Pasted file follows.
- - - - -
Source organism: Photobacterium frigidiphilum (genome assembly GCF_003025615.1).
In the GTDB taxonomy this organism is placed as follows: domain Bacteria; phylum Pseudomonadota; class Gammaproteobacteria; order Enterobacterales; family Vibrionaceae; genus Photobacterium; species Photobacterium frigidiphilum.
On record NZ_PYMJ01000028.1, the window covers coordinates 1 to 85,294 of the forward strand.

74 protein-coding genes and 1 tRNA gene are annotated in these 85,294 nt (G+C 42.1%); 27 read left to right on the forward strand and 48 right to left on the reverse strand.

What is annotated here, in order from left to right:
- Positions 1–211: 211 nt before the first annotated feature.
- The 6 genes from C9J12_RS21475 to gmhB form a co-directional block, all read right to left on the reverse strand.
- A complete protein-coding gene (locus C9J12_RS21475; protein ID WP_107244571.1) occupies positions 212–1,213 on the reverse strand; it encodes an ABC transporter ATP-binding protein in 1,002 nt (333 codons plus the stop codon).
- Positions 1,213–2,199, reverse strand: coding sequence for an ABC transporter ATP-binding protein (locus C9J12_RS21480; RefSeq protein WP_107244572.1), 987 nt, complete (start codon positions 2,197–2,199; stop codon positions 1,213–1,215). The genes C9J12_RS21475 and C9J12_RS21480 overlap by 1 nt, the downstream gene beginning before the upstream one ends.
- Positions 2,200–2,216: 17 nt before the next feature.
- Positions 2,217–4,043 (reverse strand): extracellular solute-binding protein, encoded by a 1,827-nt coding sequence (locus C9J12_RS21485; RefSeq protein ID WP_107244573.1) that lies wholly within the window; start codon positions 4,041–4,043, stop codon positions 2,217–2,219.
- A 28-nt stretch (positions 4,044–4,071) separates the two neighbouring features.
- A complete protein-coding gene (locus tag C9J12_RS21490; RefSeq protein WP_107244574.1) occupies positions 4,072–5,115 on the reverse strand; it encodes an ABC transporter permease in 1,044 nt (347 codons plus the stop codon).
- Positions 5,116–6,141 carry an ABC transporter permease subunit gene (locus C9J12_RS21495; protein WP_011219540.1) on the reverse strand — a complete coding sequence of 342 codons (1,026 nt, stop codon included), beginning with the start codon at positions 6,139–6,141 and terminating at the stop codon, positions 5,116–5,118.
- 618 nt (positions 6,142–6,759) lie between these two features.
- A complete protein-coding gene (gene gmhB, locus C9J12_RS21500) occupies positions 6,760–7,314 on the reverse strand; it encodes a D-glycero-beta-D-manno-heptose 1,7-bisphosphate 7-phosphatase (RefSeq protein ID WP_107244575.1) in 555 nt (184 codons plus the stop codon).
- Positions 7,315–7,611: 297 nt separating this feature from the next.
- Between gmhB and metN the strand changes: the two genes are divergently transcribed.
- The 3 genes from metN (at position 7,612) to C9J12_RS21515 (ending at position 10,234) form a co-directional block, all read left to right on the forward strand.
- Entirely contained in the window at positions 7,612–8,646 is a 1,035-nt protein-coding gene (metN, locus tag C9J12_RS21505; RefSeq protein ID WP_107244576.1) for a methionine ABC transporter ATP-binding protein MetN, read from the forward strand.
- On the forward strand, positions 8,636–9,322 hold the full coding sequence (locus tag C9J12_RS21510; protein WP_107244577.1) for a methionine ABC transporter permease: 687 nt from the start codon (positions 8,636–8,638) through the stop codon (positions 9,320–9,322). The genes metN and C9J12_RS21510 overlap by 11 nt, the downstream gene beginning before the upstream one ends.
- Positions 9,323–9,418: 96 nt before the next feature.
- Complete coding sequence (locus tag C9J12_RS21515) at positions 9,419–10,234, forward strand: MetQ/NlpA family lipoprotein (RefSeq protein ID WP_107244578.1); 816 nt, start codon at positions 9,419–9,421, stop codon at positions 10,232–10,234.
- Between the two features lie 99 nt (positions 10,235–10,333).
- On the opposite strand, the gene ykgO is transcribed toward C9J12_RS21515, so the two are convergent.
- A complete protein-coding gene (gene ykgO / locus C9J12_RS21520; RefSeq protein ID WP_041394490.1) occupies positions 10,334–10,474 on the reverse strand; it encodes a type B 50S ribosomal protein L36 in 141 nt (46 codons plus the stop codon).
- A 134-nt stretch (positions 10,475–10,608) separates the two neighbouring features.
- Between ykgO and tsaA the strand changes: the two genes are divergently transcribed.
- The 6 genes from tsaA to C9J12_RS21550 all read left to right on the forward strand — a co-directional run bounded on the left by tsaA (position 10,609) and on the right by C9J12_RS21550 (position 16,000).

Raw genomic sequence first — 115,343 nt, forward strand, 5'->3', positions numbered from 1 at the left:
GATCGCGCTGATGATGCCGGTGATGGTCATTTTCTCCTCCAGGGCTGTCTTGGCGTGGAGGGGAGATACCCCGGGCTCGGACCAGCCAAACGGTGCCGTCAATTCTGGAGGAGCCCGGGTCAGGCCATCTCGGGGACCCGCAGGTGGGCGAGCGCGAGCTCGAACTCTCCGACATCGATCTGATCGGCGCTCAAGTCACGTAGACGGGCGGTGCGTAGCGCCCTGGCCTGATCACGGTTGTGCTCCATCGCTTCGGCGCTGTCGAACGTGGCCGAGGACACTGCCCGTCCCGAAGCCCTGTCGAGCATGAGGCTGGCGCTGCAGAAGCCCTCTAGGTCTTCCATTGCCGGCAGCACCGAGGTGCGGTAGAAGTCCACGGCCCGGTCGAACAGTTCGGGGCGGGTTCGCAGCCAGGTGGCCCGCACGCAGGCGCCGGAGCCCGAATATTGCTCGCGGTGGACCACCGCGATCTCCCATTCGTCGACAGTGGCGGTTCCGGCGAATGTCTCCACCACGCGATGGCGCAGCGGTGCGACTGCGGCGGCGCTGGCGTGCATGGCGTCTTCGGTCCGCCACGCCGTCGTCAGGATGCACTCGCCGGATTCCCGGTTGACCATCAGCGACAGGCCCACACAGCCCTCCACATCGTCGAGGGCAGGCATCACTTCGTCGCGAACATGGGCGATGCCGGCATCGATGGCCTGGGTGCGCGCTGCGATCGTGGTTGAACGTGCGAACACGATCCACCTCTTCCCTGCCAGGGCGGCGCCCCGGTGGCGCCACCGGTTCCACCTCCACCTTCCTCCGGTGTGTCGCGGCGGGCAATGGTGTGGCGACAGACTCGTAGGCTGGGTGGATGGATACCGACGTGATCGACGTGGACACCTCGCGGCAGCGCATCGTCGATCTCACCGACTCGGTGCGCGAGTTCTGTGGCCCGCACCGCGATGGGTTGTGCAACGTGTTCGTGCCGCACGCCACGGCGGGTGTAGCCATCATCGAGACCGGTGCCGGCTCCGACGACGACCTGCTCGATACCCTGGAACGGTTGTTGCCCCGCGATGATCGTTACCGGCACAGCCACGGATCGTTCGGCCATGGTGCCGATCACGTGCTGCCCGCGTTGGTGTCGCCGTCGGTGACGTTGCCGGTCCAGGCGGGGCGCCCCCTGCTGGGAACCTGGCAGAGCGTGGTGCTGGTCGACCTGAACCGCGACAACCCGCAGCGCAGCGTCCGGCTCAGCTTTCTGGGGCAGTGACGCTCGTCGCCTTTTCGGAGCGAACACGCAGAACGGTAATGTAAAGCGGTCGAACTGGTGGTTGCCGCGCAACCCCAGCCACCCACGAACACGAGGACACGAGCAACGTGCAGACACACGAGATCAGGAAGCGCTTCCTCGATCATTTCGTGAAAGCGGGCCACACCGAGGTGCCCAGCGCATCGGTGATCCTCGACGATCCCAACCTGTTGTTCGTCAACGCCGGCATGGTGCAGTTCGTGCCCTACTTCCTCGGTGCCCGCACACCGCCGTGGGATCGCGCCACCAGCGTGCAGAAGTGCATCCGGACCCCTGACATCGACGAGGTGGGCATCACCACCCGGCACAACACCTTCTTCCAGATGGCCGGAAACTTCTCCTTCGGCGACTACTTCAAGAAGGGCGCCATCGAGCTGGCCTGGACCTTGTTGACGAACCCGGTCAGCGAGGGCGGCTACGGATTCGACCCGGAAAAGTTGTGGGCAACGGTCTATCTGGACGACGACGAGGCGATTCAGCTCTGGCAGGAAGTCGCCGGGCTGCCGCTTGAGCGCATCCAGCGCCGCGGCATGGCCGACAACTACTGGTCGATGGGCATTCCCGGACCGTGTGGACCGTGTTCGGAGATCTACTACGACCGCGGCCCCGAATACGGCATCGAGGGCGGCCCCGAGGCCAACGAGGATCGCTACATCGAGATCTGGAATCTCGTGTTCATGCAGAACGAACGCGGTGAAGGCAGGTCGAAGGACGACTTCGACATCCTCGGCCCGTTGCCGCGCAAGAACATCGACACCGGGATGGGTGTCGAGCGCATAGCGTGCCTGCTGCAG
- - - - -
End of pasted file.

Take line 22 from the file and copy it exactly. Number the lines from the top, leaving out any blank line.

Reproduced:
- Positions 9,323–9,418: 96 nt before the next feature.